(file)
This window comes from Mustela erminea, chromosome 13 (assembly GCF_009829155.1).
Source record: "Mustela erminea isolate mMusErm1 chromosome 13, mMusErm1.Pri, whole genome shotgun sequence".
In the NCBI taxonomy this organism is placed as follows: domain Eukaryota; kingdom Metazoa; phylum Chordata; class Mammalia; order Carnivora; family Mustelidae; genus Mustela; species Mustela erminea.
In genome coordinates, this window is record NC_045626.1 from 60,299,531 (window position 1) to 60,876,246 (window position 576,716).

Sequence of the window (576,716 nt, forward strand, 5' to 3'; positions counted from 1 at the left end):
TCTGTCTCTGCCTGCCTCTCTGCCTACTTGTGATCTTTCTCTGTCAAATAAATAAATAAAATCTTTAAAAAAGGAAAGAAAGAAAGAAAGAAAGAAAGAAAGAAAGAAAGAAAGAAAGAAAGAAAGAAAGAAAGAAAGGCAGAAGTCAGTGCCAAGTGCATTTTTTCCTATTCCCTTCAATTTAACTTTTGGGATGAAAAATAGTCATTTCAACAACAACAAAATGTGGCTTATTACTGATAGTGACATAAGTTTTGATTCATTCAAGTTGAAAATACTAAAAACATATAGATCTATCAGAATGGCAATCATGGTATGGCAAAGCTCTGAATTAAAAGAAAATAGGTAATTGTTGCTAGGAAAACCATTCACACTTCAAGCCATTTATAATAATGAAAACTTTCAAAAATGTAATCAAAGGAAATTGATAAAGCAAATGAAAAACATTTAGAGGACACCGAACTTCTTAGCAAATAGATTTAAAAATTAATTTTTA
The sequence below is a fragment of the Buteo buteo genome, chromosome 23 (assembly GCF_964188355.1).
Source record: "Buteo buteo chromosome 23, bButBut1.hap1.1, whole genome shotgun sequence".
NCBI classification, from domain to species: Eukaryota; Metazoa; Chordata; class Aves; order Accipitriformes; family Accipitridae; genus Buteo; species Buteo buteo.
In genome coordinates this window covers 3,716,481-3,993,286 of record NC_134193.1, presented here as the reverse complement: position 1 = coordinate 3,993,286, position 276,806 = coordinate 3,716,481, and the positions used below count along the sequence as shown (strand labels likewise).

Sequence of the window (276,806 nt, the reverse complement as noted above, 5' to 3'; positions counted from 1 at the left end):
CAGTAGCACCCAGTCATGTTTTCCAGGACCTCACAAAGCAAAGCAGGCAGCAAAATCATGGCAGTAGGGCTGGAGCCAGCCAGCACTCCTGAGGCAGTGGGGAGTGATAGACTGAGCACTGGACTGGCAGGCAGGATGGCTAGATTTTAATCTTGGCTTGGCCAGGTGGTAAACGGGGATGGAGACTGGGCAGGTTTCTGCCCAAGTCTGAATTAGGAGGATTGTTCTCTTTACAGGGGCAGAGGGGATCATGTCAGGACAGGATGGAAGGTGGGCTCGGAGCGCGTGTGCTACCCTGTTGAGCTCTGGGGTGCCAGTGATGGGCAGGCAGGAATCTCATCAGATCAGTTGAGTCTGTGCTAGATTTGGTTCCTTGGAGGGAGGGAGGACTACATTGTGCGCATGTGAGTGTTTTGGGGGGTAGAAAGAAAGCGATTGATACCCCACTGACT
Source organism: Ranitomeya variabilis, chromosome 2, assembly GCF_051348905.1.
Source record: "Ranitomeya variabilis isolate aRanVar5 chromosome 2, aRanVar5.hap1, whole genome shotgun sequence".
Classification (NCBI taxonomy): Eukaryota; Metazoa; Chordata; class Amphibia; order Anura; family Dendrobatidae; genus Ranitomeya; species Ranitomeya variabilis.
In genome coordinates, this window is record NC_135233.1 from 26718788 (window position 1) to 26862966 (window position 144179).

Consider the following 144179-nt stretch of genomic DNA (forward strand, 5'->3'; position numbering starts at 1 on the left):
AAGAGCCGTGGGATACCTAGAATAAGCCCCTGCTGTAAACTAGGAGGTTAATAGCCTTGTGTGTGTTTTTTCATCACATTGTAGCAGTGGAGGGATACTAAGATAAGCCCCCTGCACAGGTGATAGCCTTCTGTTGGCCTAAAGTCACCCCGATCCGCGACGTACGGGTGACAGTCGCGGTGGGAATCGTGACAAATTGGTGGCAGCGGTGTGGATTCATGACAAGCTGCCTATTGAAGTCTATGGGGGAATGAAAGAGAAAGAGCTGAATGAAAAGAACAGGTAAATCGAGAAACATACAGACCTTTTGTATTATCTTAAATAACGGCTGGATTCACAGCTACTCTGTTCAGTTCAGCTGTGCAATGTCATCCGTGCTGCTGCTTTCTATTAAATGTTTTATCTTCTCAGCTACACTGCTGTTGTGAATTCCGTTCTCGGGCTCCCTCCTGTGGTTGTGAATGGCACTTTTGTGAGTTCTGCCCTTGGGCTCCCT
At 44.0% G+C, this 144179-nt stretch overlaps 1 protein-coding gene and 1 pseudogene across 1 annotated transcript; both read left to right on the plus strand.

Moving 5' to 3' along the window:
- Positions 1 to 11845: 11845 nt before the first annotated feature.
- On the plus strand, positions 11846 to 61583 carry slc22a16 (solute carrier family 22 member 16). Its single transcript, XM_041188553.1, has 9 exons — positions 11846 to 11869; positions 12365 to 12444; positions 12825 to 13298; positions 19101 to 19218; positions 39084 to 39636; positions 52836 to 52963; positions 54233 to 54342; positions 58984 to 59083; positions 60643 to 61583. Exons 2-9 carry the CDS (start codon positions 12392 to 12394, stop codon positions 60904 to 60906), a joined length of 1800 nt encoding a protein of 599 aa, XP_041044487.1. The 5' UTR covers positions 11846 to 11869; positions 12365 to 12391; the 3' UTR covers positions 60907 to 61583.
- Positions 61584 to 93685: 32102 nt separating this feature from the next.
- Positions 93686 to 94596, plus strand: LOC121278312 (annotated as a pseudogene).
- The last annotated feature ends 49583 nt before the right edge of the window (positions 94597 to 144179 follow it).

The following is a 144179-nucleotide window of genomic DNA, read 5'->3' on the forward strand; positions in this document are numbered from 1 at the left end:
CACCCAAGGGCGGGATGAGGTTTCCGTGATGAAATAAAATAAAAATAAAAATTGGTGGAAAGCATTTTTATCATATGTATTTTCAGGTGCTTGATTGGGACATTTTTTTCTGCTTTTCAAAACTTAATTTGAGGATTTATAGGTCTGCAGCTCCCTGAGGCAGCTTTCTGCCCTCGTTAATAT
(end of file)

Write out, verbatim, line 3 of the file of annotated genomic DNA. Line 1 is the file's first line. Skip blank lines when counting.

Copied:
In the NCBI taxonomy this organism is placed as follows: domain Eukaryota; kingdom Metazoa; phylum Chordata; class Mammalia; order Carnivora; family Mustelidae; genus Mustela; species Mustela erminea.